Defining Linguistic
Terms
For the variables identified above, we define
the allowed values:
Light { low, high }
Electric Voltage { low, high }
This set defines the terms for Light as low
light or high light. Note that in normal circumstances
there would be a middle state between low and high light densities.
However, for the sake of simplicity this example only shows these
two states.
Define the Fuzzy Knowledge Base
Once defined, the linguistic variables are the
building blocks for constructing the rules of a fuzzy
knowledge base. For Example:
Rule1 

IF light = "high" 


THEN electric voltage = "low" 
Rule2 

IF light = “low” 


THEN electric voltage = “high” 
In summary, if the amount of natural light is
low then the voltage to the bulb is high. However,
if the amount of natural light is high then the voltage is low.
Defining the Fuzzy Sets for the Linguistic Terms
Two fuzzy sets for the linguistic variable
light are now defined, one for low and the other for
high. We also define two fuzzy sets for the electric voltage. These
become the fuzzy linguistic sets. Please note that these values are
quite arbitrary.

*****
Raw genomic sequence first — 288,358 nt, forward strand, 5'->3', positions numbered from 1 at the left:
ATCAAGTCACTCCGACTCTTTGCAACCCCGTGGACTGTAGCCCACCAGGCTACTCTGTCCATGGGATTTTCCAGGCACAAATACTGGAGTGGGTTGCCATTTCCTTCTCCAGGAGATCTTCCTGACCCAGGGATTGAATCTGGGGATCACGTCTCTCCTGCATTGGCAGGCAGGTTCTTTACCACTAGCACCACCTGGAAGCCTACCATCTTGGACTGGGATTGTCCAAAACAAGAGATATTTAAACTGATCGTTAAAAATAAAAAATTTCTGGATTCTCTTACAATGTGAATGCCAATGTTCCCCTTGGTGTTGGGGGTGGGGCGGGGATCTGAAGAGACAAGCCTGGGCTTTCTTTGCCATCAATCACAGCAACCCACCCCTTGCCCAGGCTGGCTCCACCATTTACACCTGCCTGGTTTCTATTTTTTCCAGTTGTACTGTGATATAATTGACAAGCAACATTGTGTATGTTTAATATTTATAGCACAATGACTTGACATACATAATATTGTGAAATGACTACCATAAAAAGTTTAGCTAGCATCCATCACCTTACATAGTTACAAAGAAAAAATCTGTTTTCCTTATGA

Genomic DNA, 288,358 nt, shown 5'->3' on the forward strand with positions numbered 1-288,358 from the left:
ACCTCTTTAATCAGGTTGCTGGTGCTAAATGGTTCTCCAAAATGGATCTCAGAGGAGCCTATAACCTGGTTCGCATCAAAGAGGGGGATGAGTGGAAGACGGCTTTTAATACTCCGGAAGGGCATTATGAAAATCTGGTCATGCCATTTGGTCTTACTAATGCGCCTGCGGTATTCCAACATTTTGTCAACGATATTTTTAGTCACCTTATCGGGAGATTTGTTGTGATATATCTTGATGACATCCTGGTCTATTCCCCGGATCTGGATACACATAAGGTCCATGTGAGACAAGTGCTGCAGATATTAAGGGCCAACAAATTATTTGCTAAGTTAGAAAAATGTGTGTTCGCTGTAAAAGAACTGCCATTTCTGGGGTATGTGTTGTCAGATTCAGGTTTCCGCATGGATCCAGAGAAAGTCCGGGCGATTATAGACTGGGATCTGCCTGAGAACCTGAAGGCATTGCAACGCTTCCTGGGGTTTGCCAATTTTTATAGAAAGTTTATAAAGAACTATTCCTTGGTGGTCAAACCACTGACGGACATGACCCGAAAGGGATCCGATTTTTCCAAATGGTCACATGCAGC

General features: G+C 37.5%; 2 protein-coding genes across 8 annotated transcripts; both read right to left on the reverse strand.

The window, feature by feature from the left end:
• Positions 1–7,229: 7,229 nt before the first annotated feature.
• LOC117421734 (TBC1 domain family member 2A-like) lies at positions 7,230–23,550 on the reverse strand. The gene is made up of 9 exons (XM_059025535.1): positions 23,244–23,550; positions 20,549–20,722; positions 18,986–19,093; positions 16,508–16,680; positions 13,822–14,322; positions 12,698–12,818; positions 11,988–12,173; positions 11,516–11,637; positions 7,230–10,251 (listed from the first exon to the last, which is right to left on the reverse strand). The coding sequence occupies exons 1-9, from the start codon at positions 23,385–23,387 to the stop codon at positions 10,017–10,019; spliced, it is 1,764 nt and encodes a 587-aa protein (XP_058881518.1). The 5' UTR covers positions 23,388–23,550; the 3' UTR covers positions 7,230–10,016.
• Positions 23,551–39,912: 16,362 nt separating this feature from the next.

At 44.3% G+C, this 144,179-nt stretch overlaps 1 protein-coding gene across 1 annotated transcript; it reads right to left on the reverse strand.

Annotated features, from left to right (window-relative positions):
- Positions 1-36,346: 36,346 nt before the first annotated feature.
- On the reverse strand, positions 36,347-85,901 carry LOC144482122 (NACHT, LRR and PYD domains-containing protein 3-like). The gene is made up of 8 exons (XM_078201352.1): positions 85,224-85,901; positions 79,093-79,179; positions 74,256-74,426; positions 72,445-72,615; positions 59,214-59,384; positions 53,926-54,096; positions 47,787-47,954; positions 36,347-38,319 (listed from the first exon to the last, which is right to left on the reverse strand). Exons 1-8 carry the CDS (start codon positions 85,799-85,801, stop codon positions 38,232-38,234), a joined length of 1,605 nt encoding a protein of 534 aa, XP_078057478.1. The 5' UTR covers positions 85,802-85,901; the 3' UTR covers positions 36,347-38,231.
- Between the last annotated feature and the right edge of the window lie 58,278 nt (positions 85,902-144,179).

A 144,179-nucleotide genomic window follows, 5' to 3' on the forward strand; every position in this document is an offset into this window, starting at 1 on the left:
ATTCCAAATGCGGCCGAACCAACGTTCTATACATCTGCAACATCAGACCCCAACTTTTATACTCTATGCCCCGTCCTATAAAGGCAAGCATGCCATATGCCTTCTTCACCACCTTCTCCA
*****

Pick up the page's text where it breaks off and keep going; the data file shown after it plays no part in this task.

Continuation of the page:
Low_light = { 0/5, 1/10, 0/15 }
High_light = { 0/10, 1/15, 0/20 }
Low_voltage = { 0/12, 1/14, 0/16 }
High_voltage = { 0/14, 1/16, 0/18 }
I employed the simple technique of human
intuition to define the values for the fuzzy sets i.e.
for fuzzification. However, there are other advanced techniques, such
as Genetic Algorithms, Neural Networks, and Angular Fuzzy Sets, which
are separate subjects of study on their own.
The key difference between a normal set and
a fuzzy set is that either the normal set values are
members of the set or they are not. In the fuzzy set, they belong
to the set with a membership function. Another way to look at it as
a percentage of membership.
Given the fuzzy sets defined above, we
examine the Low_light fuzzy linguistic set. The value
5 matches the right side of "0/5" so it returns a membership
value of 0. The value 10 returns a 


Figure 1: Definition of Low_Light where
a, b and c are the values of the fuzzy sets and u is the input
crisp value. For the fuzzy set ‘Low_Light’ the values
would be a = 5, b= 10 and c=15


Figure 2: The calculation of the membership
set for Low_Light and High_Light.


Figure 3: Defuzzification  Mapping of the
membership values of the light set onto the voltage set

membership value of 1 while the value 15 has a membership
value of 0. Therefore, since the value 10 is the ideal low light,
when that is a room's light density, we consider it the perfect low
light level.
In this example, only three membership values are
defined
for three representative values. This is typical of the manner in
which we think  two extremes and a value in the middle. For example,
people traditionally think of middle age as:
 35  low boundary for middle age
45  correct middle age
50  upper boundary for middle age
Using this definition, anyone between 35 and 50
may be
considered as middle aged, but a person aged 45 is the ideal, typical
middleaged person.